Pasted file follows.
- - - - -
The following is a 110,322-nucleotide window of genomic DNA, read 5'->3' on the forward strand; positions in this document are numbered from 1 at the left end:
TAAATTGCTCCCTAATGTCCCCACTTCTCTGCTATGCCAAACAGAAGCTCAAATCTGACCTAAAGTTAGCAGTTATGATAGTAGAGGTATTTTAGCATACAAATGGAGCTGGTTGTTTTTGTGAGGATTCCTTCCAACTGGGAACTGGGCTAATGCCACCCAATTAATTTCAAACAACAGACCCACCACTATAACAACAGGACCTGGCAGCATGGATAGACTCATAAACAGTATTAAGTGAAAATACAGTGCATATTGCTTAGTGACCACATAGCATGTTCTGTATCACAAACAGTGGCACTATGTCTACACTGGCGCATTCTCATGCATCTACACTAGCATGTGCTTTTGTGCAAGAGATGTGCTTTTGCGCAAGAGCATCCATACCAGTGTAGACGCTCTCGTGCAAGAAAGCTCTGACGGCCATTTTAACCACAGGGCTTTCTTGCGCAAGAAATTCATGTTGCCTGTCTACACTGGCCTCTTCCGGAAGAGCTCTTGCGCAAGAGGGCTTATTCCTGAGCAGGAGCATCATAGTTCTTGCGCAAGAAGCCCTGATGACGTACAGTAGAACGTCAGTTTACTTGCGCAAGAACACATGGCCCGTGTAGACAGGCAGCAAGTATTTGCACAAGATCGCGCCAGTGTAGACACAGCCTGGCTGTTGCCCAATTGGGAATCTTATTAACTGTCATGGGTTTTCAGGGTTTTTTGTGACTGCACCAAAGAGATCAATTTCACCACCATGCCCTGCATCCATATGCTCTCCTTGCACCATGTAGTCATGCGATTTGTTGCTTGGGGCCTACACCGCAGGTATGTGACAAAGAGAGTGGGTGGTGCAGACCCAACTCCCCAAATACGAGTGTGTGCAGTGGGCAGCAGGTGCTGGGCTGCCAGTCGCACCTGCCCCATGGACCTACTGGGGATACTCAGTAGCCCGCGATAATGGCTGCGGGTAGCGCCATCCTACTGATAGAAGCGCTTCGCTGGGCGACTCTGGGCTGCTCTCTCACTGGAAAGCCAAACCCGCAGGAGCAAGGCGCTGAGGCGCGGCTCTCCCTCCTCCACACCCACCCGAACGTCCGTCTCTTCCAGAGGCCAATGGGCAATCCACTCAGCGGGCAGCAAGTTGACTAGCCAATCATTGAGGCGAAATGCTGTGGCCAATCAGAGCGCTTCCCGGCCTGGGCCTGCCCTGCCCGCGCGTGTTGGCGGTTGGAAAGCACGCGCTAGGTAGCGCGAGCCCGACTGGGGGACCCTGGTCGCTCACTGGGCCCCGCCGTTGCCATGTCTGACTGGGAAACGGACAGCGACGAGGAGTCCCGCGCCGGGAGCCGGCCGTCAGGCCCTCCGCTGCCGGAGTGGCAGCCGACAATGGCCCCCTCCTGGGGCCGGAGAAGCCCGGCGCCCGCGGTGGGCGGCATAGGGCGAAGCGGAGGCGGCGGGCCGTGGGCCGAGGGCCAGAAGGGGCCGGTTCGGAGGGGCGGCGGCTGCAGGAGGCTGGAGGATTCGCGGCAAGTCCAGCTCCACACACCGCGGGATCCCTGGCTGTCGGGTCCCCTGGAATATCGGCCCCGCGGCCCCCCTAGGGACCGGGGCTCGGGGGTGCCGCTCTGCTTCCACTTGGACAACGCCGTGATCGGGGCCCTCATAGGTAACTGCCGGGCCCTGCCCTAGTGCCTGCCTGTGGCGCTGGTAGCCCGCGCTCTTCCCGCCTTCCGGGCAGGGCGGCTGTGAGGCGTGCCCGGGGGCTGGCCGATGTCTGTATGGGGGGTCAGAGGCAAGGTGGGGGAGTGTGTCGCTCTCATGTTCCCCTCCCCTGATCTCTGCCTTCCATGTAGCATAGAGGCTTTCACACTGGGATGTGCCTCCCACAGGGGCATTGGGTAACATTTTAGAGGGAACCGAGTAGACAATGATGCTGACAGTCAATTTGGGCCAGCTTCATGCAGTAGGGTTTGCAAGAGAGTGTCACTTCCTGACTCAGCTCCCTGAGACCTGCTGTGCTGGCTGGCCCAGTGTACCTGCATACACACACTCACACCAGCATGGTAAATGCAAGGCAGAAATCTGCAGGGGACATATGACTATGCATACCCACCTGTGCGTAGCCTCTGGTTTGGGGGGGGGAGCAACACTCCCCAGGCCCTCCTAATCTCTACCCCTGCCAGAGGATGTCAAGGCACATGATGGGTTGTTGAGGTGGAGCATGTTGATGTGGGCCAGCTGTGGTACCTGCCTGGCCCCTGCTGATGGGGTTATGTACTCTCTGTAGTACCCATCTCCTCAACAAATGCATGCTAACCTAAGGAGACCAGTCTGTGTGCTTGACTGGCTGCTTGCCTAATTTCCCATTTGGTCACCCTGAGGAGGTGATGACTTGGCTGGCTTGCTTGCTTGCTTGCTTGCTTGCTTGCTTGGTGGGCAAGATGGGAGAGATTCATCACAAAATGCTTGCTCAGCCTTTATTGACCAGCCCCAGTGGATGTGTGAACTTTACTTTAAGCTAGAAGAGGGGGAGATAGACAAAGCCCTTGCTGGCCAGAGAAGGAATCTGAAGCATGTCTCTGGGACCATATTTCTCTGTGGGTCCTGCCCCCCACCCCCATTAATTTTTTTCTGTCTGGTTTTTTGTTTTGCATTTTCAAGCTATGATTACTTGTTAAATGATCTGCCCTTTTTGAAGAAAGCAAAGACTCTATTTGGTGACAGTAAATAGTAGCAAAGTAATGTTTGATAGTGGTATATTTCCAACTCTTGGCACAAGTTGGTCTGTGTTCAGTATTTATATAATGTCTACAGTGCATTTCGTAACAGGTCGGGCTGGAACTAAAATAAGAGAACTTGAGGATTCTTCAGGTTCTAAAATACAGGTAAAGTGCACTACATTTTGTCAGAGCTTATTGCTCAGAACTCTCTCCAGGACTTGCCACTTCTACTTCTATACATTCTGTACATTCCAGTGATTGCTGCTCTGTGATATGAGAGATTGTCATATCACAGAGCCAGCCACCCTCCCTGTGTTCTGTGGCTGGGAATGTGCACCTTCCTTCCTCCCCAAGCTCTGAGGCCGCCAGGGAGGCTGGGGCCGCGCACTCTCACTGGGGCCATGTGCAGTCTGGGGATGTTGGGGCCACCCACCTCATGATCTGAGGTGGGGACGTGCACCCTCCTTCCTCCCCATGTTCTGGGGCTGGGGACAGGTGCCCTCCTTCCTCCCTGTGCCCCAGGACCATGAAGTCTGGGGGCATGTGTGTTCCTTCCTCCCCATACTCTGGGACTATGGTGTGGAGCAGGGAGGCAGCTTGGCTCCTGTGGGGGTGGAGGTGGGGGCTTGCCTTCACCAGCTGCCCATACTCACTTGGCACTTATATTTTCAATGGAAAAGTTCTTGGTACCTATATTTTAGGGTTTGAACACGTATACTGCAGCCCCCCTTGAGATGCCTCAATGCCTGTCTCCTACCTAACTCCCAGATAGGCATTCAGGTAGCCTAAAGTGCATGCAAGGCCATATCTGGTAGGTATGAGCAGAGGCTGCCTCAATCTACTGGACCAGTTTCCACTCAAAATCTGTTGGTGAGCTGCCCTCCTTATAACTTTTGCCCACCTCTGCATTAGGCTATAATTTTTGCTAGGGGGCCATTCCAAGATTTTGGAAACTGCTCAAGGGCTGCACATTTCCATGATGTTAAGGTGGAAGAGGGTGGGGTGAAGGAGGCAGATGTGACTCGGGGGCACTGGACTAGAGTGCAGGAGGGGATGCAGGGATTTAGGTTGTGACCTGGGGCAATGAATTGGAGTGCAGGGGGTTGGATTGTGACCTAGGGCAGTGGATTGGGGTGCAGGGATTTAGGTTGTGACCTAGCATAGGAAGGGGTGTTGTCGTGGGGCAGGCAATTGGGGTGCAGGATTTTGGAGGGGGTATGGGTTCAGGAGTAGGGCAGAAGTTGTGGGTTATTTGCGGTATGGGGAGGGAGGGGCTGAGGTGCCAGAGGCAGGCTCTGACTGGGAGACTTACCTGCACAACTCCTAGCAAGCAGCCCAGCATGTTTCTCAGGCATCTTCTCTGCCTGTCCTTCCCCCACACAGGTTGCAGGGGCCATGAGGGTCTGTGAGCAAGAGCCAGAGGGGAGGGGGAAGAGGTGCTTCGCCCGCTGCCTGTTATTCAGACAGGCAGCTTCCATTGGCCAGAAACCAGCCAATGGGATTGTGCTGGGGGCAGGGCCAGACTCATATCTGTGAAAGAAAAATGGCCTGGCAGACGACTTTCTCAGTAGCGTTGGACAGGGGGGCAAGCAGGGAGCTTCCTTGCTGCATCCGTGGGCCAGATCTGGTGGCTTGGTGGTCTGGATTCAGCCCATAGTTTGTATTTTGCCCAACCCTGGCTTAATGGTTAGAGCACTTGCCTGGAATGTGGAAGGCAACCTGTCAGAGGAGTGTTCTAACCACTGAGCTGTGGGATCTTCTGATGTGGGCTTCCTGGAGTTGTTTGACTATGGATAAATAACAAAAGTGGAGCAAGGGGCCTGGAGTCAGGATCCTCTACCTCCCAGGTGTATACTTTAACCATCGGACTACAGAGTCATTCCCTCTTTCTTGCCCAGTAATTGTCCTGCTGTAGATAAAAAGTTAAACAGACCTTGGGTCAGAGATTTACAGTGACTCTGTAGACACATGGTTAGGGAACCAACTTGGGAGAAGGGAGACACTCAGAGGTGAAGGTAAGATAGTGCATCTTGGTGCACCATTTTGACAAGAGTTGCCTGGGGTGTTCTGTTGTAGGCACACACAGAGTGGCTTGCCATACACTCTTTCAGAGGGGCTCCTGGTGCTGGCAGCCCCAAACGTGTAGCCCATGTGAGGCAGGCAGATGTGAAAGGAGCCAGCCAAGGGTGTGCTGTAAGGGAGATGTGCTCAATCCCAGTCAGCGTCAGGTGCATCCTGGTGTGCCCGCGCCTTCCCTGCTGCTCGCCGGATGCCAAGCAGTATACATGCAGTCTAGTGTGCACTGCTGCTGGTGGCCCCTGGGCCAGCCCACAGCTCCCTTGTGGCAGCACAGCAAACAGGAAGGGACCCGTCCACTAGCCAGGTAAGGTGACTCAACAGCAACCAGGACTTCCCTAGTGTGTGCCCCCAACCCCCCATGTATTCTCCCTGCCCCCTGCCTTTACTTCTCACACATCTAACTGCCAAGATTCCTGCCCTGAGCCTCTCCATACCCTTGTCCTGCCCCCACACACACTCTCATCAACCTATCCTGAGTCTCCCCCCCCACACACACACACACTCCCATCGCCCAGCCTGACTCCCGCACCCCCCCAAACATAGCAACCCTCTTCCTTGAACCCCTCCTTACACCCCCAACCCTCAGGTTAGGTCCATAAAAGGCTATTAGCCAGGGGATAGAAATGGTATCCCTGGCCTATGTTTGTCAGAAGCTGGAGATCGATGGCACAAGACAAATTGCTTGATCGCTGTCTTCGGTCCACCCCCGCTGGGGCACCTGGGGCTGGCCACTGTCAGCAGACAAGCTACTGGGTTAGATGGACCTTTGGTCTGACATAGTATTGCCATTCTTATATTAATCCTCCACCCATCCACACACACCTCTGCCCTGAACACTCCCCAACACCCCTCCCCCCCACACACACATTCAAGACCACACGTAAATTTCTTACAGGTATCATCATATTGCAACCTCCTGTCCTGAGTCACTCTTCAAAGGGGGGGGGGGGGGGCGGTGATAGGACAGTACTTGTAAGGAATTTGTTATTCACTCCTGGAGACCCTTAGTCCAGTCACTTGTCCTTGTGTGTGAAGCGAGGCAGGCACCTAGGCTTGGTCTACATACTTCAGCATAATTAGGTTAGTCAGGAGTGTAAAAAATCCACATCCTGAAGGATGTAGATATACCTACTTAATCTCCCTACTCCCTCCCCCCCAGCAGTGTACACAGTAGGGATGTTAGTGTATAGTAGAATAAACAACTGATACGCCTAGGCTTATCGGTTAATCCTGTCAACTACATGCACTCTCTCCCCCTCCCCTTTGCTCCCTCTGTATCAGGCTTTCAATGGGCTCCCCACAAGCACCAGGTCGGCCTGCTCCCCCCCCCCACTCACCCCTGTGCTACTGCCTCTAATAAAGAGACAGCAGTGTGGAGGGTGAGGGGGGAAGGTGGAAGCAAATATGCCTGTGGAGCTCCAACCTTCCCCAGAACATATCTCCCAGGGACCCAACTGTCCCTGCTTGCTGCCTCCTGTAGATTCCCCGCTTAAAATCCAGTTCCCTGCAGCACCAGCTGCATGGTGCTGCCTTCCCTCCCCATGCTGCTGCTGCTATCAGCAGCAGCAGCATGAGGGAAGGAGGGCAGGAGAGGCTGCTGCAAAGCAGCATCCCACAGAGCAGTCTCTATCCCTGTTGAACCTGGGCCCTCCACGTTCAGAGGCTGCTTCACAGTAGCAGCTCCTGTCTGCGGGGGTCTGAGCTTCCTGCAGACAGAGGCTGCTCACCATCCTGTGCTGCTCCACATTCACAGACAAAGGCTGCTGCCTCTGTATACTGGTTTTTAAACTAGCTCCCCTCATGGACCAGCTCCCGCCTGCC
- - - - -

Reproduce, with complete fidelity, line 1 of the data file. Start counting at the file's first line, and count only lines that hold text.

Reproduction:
The following is a 110,322-nucleotide window of genomic DNA, read 5'->3' on the forward strand; positions in this document are numbered from 1 at the left end: